Working with Non-profits Doesn't Mean Working for Free

One of the worst pieces of business advice I ever received early in my photography career was that I should donate my time and talent to non-profits or charities as a way to get my name out there and start developing relationships.

Image of a coyote crossing a snow-covered road in Yellowstone National
Photo editors love when you provide them with images that have plenty of negative space around the subject. They can easily overly text on the left side of this photo or crop the image if they need a vertical layout for a cover photo. Photo by Annalise Kaylor

When you make photography your full-time, part-time, or sometimes job, you will spend more time building and running your business than you will behind your camera. Much of the business of photography is about developing relationships with photo editors and other potential clients. It’s a part of the job that never ends; you can never know too many people or develop too many relationships.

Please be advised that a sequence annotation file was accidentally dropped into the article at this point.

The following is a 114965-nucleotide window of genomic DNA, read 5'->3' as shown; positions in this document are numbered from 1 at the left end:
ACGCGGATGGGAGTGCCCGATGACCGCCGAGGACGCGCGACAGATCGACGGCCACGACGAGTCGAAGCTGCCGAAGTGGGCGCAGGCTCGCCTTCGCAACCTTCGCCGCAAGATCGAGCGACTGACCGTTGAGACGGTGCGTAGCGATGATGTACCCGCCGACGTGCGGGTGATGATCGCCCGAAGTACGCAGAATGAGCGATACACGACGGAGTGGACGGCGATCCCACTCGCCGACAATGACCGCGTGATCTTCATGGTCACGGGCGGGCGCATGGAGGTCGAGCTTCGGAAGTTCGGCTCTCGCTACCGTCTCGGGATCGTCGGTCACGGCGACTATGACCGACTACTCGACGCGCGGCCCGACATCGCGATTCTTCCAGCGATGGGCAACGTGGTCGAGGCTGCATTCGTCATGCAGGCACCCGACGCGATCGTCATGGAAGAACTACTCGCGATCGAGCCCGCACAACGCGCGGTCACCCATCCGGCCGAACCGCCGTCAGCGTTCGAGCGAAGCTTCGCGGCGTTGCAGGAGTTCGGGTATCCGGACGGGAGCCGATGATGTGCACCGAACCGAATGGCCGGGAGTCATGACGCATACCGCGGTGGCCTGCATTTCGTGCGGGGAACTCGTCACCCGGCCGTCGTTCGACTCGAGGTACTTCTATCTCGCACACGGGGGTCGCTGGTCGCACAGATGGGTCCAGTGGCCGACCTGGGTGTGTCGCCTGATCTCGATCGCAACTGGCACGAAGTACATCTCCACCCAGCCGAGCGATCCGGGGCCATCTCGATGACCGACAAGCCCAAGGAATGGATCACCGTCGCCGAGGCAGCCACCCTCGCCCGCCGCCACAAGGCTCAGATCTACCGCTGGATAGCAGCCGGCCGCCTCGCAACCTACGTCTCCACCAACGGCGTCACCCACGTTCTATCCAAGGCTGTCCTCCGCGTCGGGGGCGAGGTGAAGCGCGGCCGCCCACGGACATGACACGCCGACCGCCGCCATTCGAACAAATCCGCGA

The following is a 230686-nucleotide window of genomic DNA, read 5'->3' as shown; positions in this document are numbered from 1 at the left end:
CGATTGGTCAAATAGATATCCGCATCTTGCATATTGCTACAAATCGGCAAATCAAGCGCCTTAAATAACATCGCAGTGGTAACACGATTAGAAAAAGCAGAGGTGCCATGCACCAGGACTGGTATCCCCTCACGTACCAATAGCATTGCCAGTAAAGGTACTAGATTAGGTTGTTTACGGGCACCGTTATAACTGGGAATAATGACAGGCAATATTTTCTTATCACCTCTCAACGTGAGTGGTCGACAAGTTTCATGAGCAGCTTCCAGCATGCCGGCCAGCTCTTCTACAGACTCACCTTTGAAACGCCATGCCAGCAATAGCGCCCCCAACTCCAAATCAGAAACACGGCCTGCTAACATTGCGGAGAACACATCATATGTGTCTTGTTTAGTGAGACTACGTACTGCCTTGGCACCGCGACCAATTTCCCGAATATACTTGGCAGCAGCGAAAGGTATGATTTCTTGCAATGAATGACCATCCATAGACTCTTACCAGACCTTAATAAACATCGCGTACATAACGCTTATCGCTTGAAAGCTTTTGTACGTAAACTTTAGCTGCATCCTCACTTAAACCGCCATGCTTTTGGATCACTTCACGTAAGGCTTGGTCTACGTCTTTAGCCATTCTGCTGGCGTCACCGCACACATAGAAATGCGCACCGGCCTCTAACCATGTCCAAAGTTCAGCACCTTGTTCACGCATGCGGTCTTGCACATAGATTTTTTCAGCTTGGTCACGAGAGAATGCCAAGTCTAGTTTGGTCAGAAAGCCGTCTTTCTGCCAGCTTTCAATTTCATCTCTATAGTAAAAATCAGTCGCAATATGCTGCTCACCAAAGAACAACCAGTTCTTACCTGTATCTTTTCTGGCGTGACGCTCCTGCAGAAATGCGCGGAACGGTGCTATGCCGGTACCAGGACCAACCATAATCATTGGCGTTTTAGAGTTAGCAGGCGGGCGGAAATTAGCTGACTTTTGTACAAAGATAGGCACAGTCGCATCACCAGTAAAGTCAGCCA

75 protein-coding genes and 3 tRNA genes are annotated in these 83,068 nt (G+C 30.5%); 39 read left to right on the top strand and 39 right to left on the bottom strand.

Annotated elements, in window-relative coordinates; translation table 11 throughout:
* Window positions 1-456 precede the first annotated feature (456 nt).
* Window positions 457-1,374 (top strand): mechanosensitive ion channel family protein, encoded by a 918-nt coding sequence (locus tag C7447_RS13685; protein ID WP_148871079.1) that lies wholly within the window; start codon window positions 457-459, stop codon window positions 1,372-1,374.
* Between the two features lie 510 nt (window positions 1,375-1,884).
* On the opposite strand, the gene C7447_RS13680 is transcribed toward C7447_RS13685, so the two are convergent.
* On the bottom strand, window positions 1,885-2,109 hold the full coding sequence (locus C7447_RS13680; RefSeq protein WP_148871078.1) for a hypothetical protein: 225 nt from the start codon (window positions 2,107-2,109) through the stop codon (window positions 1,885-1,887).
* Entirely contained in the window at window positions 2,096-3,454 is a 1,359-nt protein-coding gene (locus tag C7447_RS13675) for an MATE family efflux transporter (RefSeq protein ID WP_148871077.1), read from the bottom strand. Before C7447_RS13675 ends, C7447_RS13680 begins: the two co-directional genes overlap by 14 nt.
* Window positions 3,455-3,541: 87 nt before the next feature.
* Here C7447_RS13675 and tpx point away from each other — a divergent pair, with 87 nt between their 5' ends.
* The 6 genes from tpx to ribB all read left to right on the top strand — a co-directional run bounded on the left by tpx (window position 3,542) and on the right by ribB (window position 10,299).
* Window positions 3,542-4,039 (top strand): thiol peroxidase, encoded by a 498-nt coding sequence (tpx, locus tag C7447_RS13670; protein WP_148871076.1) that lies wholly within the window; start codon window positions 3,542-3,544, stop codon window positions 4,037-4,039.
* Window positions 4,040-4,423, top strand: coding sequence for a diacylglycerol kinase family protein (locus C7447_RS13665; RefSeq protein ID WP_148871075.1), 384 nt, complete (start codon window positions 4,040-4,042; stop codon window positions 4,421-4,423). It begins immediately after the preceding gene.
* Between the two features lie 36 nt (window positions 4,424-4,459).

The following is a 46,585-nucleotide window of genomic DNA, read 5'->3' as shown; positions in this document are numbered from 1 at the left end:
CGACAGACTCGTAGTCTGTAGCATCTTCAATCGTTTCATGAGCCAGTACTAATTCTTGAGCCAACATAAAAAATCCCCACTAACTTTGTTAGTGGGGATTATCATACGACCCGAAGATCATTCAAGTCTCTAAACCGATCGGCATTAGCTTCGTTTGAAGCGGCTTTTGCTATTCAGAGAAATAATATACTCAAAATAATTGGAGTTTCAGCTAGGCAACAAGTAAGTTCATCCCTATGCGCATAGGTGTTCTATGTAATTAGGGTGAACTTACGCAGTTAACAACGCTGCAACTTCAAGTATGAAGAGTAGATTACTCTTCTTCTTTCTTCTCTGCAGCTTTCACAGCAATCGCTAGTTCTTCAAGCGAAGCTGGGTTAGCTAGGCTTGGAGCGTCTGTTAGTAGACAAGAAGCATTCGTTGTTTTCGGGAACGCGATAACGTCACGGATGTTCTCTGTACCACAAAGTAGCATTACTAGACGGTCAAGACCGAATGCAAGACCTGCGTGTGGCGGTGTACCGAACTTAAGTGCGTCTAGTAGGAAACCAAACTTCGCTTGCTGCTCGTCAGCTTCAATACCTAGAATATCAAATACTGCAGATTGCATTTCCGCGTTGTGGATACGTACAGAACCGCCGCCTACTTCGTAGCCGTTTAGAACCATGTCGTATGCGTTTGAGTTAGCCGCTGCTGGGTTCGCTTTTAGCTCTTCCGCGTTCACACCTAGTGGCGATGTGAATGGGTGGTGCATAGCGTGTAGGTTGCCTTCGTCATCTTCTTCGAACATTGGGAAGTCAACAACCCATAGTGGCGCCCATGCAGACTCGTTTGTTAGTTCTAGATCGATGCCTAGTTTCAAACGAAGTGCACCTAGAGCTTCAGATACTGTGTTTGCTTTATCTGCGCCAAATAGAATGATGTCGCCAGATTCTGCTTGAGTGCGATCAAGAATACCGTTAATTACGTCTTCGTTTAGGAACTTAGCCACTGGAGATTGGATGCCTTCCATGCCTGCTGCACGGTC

One of the worst pieces of business advice I ever received early in my photography career was that I should donate my time and talent to non-profits or charities as a way to get my name out there and start developing relationships. Do you know how many future assignments and connections I made while doing some of that work?